In Nusfjord your run a small fishing company in the coastal town of Nusfjord, Norway. Over the course of seven rounds, you expand and develop your company as best you can.
Everyone begins with their own personal player board and three ‘workers’ in the form of wooden discs. Every round follows three phases – fishing, actions and returning home. In the fishing phase, everyone collects fish – how many you collect depends on how many boats you’ve built, so this may vary from player to player as the game proceeds – and distributes it. To best explain distribution though, we need to jump forward to the action phase first.
In the action phase everyone takes turns placing a worker on the central board and completing the action there. The actions allow you to collect gold, gather wood, build boats (to improve your catch each round) or buildings (for in-game benefits, and/or end-game points) or recruit Elders to your table. An elder represents a person who has specialist knowledge you can bring to your table, both literally and figuratively: a recruited elder stays with you for the rest of the game, giving you an action space unavailable to other players, but costing you some of your fish each round for the privilege of having them. But elders can only be recruited when there is fish at the table for them (part of the shared board) so another option is to bring your fish to the table in return for gold – and gold is very helpful for constructing buildings!
Finally each player’s company begins with two shares under their own ownership, and three unissued. You can issue shares during the game (that’s another action) for gold and buy issued shares (ditto!) costing gold, but there’s a risk other players may nab your issued shares before you have a chance to do so yourself… which brings us back to how fish get distributed: one to any elders you have, then one to any opponents who own a share in your company, then finally as many to your supply as you have shares yourself, before dumping whatever remains into your reserve. Your reserve, then, can accrue a lot of stuff, but it’s all inaccessible unless you move it to your personal supply, which costs you… yes, an action!
At the end of each round your workers return home, and in certain rounds more buildings are added to the available display. The most rewarding buildings of all come initially into your hand, so you have a couple of rounds to build them before they must be added to the communal area. After seven rounds, points are tallied for buildings, ships and shares, and deducted for any un-issued shares or spaces on your player board.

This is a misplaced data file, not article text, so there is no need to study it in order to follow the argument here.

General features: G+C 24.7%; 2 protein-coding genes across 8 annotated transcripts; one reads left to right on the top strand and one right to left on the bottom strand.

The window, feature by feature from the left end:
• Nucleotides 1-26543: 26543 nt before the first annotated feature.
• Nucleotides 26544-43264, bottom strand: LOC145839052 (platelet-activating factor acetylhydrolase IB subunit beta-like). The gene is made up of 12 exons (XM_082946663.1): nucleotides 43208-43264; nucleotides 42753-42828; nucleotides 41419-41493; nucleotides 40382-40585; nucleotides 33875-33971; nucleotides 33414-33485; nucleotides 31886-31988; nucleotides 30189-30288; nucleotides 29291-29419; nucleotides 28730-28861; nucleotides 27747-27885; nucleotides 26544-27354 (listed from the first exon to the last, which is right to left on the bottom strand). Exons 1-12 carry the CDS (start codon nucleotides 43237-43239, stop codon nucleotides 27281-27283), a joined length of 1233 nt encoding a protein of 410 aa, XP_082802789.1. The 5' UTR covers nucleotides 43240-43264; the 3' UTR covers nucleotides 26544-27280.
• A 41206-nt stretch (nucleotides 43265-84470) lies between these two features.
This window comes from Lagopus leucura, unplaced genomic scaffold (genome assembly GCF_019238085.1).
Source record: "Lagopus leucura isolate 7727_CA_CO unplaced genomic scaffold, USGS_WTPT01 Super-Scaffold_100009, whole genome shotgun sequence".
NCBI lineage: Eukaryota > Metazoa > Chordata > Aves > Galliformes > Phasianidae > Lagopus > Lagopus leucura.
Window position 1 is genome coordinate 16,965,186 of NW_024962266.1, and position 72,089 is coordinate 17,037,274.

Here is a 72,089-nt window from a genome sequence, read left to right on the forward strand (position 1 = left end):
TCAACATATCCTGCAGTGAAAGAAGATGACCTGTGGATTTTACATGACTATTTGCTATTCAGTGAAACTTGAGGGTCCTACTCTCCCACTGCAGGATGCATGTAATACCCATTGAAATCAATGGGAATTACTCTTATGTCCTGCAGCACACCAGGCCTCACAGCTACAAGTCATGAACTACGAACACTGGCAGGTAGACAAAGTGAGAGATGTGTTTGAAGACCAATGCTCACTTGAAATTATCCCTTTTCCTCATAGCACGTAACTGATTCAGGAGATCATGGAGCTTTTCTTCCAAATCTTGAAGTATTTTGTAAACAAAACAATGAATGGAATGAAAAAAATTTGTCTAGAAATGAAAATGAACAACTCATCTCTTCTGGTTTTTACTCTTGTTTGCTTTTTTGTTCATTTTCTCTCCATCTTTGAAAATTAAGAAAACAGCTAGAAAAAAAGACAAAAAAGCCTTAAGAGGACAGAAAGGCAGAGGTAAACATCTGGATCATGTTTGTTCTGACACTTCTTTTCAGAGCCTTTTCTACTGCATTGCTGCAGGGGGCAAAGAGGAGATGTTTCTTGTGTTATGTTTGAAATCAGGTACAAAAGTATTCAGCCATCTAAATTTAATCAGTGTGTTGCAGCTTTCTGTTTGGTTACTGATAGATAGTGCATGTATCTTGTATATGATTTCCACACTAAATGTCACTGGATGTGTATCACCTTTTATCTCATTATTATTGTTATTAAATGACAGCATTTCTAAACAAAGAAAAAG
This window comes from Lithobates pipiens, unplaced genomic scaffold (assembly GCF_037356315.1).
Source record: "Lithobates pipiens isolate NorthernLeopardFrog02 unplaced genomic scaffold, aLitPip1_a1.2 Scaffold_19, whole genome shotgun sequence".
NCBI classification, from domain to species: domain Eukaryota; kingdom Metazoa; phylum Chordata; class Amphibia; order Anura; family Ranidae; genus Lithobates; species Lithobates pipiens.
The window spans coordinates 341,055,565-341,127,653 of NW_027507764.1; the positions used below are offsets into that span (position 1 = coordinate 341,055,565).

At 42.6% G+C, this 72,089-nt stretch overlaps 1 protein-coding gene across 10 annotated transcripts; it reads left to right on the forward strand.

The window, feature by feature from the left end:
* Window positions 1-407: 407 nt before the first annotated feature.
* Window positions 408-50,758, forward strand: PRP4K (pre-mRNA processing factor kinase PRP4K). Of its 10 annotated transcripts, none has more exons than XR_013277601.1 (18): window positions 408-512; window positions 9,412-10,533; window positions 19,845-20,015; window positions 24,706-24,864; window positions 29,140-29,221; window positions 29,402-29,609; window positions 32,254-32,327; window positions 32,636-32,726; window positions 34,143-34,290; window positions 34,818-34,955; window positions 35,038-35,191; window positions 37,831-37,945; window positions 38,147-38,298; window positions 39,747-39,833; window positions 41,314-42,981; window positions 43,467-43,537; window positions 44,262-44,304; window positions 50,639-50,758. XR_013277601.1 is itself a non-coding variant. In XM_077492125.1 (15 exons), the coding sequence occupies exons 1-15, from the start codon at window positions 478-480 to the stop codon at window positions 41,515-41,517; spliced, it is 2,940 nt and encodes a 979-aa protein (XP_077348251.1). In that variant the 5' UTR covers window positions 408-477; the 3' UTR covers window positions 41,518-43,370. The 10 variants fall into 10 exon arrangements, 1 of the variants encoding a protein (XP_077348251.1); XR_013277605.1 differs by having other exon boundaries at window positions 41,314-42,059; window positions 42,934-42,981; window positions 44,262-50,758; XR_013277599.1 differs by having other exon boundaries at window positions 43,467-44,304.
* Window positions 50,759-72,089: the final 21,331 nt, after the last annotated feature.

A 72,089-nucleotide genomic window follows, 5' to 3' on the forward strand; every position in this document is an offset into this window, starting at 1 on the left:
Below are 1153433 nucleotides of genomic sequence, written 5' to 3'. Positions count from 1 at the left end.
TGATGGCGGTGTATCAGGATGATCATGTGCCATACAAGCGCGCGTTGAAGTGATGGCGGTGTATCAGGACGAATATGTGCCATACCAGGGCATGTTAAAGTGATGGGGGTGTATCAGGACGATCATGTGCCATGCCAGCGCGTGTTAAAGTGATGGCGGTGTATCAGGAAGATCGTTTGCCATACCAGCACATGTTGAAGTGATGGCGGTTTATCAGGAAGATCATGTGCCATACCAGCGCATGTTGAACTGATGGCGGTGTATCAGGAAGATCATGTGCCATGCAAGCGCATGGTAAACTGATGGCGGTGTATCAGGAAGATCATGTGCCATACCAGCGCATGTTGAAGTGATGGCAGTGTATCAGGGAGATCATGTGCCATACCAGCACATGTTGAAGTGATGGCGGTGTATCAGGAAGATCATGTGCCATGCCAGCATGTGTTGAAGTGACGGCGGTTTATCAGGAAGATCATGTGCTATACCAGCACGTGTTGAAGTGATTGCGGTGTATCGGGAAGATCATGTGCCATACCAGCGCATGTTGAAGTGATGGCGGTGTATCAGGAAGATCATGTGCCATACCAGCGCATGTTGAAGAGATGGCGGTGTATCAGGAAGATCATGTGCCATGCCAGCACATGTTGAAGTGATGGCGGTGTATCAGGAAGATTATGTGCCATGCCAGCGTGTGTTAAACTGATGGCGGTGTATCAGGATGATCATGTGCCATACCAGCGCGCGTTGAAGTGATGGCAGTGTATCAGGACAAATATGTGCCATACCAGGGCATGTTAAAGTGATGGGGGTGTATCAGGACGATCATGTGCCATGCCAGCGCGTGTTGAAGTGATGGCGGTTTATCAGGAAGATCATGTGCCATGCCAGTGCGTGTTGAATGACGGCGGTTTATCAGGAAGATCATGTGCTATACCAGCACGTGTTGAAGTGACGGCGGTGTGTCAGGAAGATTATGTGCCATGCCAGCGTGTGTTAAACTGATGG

This designer’s games are almost without fail well-constructed and – usually – uncombative; giving players the challenge of setting out on an equal footing and exploring the different paths the game offers without interfering with each other. Nusfjord does that too to a large degree, although the shares give it a little hint of spice, as in a game of relatively low scoring (compared to some) the odd point can make all the difference. I didn’t fall in love with the game but I did enjoy it, and it has the advantage on some Rosenberg (the epic Caverna, the epic-er Feast for Odin) games of a comparatively brief playtime, if you prefer that. We’ve put 60-90minutes here but with 2 or 3 players it may well dip under an hour (and with five to be fair, it may creep towards two).
Although spaces are limited in the action phase, there's always somewhere to go so although you might find yourself not getting the option you want, you are at least doing something productive. The only element that might feel vaguely confrontational is the battle over share ownership, but's possible to win the game whilst having the least shares.
After that first exploratory play, the game moves fast.
Only three actions in each round means the whole game is only 21 turns per player. The brain-burning though is how best to join together the available options, as some buildings (and Elders) will combine far more productively than others.
The replay value here can't be underestimated, as the game comes with no less than three decks of building cards to explore, which gives huge variety. It's also a game that offers different strategies - you won't necessarily win by having the most buildings, or the largest fleet, or the most shares. That elusive aspect to it also means it rewards repeat plays.